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61591 La Jolla Dr • Joshua Tree, CA 

Joshua Tree

A Bit

of History

The earliest known residents of the land in and around what later became Joshua Tree National Park were the people of the Pinto Culture, who lived and hunted here between 8000 and 4000 BCE.

Between the 1860s and 1940s, miners worked a few hundred pit mines. The most successful of which produced gold and silver worth about $5,000,000 in today's currency. 

On August 10th, 1936, President Franklin D. Roosevelt established Joshua Tree National Monument, protecting about 825,000 acres (1,289 square miles). However, in 1950 the size of the park was reduced to about 290,000 acres (453 square miles) to open the land to more mining, only to then have 243,000 acres (365 square miles) added back when it became a national park in 1994, and additional 4,518 acres (7.1 square miles) added in 2019. 

What To Do?


There are numerous trails within the park that provide amazing views and lookout points over the Coachella Valley, Salton Sea, Hidden Valley, and Palm Springs.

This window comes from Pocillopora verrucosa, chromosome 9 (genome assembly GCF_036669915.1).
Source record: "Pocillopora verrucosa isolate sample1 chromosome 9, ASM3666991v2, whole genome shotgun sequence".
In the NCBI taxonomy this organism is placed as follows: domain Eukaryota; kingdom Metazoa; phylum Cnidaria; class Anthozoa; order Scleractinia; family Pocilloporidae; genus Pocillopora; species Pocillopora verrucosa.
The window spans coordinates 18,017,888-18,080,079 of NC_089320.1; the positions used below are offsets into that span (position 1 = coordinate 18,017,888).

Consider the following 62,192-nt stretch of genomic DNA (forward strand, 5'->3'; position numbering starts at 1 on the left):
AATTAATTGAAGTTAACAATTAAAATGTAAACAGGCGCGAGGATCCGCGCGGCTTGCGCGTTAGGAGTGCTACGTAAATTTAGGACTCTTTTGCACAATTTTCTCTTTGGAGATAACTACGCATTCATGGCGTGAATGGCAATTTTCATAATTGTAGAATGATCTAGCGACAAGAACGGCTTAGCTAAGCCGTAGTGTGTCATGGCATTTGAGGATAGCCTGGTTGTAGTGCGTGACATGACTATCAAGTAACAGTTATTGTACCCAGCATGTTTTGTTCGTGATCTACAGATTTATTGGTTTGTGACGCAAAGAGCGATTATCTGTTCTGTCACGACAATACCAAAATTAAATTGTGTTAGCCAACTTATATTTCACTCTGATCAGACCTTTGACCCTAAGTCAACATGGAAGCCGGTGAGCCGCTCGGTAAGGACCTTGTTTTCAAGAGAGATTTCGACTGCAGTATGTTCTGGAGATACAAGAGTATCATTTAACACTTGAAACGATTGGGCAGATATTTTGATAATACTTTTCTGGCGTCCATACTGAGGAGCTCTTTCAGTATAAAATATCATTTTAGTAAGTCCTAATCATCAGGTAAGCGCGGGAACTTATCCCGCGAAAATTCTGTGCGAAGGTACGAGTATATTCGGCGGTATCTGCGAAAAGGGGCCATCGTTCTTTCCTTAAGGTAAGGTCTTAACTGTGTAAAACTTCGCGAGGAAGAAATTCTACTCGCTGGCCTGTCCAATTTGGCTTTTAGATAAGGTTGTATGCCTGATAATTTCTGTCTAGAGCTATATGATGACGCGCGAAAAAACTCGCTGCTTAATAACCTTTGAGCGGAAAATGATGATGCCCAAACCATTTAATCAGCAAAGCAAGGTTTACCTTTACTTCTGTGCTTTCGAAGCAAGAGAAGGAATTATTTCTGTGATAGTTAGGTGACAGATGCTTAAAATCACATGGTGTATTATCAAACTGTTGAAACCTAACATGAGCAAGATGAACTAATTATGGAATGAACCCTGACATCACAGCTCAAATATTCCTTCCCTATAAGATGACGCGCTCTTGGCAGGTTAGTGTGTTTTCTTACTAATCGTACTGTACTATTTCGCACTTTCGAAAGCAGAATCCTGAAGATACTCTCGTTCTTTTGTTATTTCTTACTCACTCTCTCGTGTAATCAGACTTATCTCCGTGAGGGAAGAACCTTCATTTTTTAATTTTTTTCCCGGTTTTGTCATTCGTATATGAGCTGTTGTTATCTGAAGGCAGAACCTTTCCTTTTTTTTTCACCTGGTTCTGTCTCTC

The park is very popular with rock climbers as it has thousands of climbing routes with varying levels of difficulty. The climbs are usually pretty short, but are easily accessible by short easy walks. 


More than 250 bird species inhabit or visit the park, and about 78 of them nest and raise there young here too. Birdwatching spots include fan palm oases, the Barker Dam, and Smith Water Canyon. Queen Valley and Lost Horse Valley also provide good birdwatching, with a different range of species due to the lack of water, including the ladder-backed woodpecker and oak titmouse. A USGS bird checklist from 2006 contained 239 species in the park.


Joshua Tree is a popular observing site in Southern California for amateur astronomy and stargazing. The park is well known for its naturally dark night skies, which are far away from and largely free of the light pollution typical in the urban areas. The park's elevation and dry desert air, along with the relatively stable atmosphere in the region, often make for excellent seeing conditions.

JT National Park Map.jpg
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